Environment as the Third Teacher

Did you see that early childhood environments made the New York Times (blogs)? The article sites research suggesting that commercially-purchased, busy bulletin boards and wall coverings are a waste of money for teachers. I think most of us know this, but it’s so hard to prioritize de-cluttering (visually, at least) our environments when so many resources are purchased by school districts or other people in our school systems with whom we may not be in regular contact. Here is another great article from NAEYC on setting up your environment, if you’re interested.

I’d love to share some end-of-the-year photos of our space, which I have tried to calm even since the beginning of the year set up, if you’d like to see. Can you see a difference? We at least replaced that huge, busy carpet with a plush navy one.

block center via provocations & play

We’ve been exploring ramps in our blocks center, and a DC high school’s carpentry program built us that amazing building platform.

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Ramp building in action.

hardware store via provocations & play

We went to the amazing hardware store down the street and created a hardware store, complete with tools, paint mixing and a key-making machine.

woodworking via provocations & play

Our hardware store visit sparked an interest in woodworking, something I’ve always wanted to try with my kids. We have a woodworking table in our science center. Those are kid-safe, low-temp glue guns, and I also bought a hand drill via Montessori Services. First we made “bird houses” for our community gardens, and then we started to design our own roller coasters after a few children visited Six Flags. Both Teacher Tom and NAEYC have some great articles about woodworking with young children, if you’re interested.

hair salon via provocations & play IMG_2228

Our dramatic play center, on the other side of blocks, is currently a hair salon, which has been a blast. It’s a favorite every year, but the kids didn’t even bring it up until last week (next week is our last week of school for the year). I’m glad they did :)

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Of course our art area has easels, a table to create with clay and a corner to explore light and shadow with an overhead projector and light table.

calm down space via provocations & play

Finally, our calm down center, or safe space, for children who need a break, want to be alone, or for some story telling :)

storytelling via provocations & play

 

 

 

the panda exhibit

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The children were showing an interest in pets, and we planned a field trip to Petco to tour the store and see my dog get groomed. We decided to also go to the National Zoo, though it would be cold. Prior to the trip, we talked about the indoor exhibits at the zoo, and the children voted on which exhibit they wanted to see. One of the children had already seen Bao Bao, the National Zoo’s panda cub, and excitedly talked about him.  We asked each child what he/she preferred, and tallied the results together. The children voted to visit the panda exhibit first, and then the reptile house. We were lucky to visit on such a cold day because there were so few people there, and we were able to watch Bao Bao, Mei Xing and Tian Tian for a while (which I mentioned here). I thought that this would lead to a conversation between which animals would make good pets and which would not, but the children had other interests…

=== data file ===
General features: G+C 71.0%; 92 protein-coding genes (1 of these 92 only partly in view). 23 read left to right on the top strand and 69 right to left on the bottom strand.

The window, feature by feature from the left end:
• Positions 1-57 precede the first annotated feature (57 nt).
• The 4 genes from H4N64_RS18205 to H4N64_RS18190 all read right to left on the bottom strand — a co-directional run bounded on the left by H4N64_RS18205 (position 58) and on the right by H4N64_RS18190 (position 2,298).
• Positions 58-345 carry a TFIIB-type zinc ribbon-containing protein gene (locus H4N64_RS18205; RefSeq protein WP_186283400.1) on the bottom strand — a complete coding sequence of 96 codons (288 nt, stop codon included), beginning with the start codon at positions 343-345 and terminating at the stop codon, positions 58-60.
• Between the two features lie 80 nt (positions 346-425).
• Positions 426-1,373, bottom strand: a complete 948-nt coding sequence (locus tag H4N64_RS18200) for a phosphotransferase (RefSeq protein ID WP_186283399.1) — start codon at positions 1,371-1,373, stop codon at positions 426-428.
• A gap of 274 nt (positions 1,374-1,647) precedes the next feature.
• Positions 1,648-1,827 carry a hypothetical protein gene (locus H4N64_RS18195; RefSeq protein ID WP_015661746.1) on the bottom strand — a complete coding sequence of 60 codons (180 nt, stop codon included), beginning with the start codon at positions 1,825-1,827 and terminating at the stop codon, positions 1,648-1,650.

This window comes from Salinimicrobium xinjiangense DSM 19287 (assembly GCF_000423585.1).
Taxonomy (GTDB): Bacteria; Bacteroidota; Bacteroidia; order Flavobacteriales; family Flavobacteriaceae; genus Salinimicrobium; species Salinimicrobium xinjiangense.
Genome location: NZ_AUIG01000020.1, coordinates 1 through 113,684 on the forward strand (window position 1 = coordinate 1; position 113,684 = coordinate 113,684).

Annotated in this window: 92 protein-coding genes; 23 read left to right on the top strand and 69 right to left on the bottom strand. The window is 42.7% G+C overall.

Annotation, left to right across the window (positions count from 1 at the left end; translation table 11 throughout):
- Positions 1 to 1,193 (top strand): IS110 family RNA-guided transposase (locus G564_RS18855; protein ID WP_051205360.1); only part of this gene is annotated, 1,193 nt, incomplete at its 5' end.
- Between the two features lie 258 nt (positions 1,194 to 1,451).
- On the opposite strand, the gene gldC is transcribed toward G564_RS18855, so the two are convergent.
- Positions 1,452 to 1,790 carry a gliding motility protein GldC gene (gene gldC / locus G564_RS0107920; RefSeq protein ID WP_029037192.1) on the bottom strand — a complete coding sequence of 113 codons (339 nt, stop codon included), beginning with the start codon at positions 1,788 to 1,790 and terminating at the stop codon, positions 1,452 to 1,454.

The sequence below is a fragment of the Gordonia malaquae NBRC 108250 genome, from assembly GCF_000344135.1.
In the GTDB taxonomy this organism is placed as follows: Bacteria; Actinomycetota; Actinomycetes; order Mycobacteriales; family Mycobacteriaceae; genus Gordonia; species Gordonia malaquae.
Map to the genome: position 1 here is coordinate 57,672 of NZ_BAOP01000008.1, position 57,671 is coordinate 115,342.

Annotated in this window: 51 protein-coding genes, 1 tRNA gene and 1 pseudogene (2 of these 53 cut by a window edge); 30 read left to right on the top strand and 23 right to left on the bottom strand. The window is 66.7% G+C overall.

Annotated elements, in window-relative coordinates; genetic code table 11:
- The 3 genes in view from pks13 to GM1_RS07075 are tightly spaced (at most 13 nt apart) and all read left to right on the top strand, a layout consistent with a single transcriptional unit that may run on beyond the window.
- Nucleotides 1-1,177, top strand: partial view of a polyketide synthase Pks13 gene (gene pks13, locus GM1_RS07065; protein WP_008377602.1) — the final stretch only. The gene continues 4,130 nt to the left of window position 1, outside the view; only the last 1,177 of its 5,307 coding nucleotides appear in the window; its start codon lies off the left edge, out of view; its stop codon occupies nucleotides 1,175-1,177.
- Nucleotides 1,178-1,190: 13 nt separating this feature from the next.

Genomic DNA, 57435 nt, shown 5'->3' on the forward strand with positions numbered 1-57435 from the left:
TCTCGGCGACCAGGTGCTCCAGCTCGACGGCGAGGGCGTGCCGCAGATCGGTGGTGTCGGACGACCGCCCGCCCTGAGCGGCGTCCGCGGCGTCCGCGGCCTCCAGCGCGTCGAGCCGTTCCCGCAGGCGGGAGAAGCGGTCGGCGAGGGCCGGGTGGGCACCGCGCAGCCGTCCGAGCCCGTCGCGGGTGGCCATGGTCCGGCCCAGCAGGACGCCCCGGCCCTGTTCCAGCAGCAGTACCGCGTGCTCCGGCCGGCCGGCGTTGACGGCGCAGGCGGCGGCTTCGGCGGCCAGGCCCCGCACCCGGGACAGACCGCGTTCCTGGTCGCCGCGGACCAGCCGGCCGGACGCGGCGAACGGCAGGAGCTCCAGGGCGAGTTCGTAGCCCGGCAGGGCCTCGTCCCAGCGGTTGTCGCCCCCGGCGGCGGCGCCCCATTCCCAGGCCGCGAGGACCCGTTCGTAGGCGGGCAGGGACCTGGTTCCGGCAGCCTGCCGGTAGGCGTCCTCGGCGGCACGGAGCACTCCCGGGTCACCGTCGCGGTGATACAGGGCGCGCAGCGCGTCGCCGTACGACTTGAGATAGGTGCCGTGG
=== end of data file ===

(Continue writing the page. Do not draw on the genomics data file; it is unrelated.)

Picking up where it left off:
A conversation before nap time:

Child: What is that dark thing?

Me: What dark thing?

Child (I noticed he was looking at a photograph from the zoo): See it? There by the panda?

Me: Oh that’s like a cave that the panda goes into. It’s called a den. Should we make one?

Child: YES!

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First we painted two large boxes black, and then compared the boxes against our photographs. We noticed that the real dens “were brown with rocks” on the outside, and then painted rocks on our dens.

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The giant pandas at the National Zoo are named Bao Bao, Mei Xing and Tian Tian. We labeled two of the dens for Bao Bao and Mei Xing. We pretended we were pandas, and that citiblocks were the rocks that Mei Xing often lays on and that PVC pipes were bamboo.

A child was pretending to be Mei Xing, laying on “rocks” and “eating” bamboo. She got upset because another child was playing with her bamboo.

Me: Can he be Bao Bao? What does Bao Bao do?

Child: She crawls just like Mei Xing but a little slower.

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I am very conflicted about the use of technology in the preschool classroom, and try to limit it as much as possible. The smart board in my classroom is hidden behind a shower curtain (and also is much too high for my children). However, we did watch the Smithsonian’s panda cam to make observations of Mei Xing and Bao Bao during centers, and they drew what they saw (or acted it out). We wondered out loud about the giant pandas, and kept a list of our questions. One child wondered if pandas had belly buttons. We made predictions and answered our questions using non-fiction texts (pandas do not have belly buttons, at least that we could see :).

My co-teacher and I went to see the amazing Lillian Katz last week, and I have been re-reading her book and reflecting on the project approach (here are some great tip sheets). This is the kind of child-directed learning that I love to do, and I hope by offering children more opportunities to make their thinking and learning visible, we can continue to learn together. I am finishing my first documentation panel of this learning adventure!